No Greek relief for pain in Spain

By Mike Peacock
June 19, 2012

There was no Greek relief rally (though at least we had no meltdown) and Spanish 10-year yields shot back above seven percent as a result, setting a nasty backdrop to today’s sale of up to 3 billion euros of 12- and 18-month T-bills.

Battening down the hatches

By Mike Peacock
June 15, 2012

There’s a high degree of battening down the hatches going on before the Greek election by policymakers and market in case a hurricane results.

Time to get real?

By Mike Peacock
May 30, 2012

Spain’s plans to revive Bankia with state money and sort out its regions’ finances have well and truly unnerved the markets. It seems that Plan A — to inject state bonds straight into the stricken bank so that it could offer them to the ECB as collateral in return for cash — was roundly rejectd by the European Central Bank, so Madrid rapidly produced a second plan which will involve the government raising yet more money on the bond market, not helpful to its drive to cut debt.

Euro zone ying and yang

By Mike Peacock
May 28, 2012

The ying.
Sources told us last night that Spain may recapitalize stricken Bankia with government bonds in return for shares in the bank. That would presumably involve an up-front hit for Spain’s public finances (it is already striving to lop about 6 percentage points off its budget deficit in two years) which might be recouped at some point if the shares don’t disappear through the floor.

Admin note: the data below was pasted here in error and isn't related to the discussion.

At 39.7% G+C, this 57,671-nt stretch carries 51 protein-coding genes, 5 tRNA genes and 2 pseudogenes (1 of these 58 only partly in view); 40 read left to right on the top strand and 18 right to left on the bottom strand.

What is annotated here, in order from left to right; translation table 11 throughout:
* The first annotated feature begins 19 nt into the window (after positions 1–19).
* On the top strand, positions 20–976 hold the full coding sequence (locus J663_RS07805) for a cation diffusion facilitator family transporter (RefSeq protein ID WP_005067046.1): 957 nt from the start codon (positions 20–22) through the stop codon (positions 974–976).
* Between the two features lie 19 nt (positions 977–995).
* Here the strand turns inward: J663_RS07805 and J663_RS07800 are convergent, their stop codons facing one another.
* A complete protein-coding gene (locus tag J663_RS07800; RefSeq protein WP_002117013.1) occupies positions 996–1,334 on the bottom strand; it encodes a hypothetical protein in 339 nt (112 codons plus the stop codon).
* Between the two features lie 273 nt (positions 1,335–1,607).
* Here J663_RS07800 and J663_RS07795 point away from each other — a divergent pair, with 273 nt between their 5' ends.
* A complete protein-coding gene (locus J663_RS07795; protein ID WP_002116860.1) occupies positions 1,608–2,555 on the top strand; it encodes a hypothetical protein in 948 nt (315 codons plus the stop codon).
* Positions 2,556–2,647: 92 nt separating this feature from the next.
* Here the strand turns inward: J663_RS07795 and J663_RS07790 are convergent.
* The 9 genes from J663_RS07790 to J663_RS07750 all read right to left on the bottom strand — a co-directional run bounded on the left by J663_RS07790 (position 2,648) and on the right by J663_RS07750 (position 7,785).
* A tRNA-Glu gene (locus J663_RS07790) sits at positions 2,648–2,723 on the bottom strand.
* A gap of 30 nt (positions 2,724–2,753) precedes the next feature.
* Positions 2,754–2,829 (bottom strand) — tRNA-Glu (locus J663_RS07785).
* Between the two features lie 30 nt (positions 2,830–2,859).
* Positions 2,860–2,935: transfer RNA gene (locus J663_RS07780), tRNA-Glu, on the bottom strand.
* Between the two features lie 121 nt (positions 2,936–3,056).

The ECB’s view of this will be crucial since the plan seems to involve the bank depositing the new bonds with the ECB as collateral in return for cash. If it cries foul, where would that leave Madrid?

Greek political poll tracker

May 22, 2012

Greece faces another election on June 17.  Although they reject the austerity required by the bailout, most Greeks want their country to stay in the euro. However Frankfurt and Brussels say it is impossible for Greece to have one without the other: no bailout means no euro and a return to the drachma. Whether the Greek people believe these warnings could have a big impact on the election result.

The end of austerity? Not likely

By Mike Peacock
May 7, 2012

It was Bill Clinton who, after the 2000 U.S. election was thrown into turmoil by Florida’s hanging chads, said the American people had spoken but it was going to take a little time to work out what they had said.
No such dilemma in Greece. A plague on both your houses was the message for the traditional ruling parties PASOK and New Democracy, a result that makes a stable government look a remote possibility and puts a very real question mark over its bailout programme.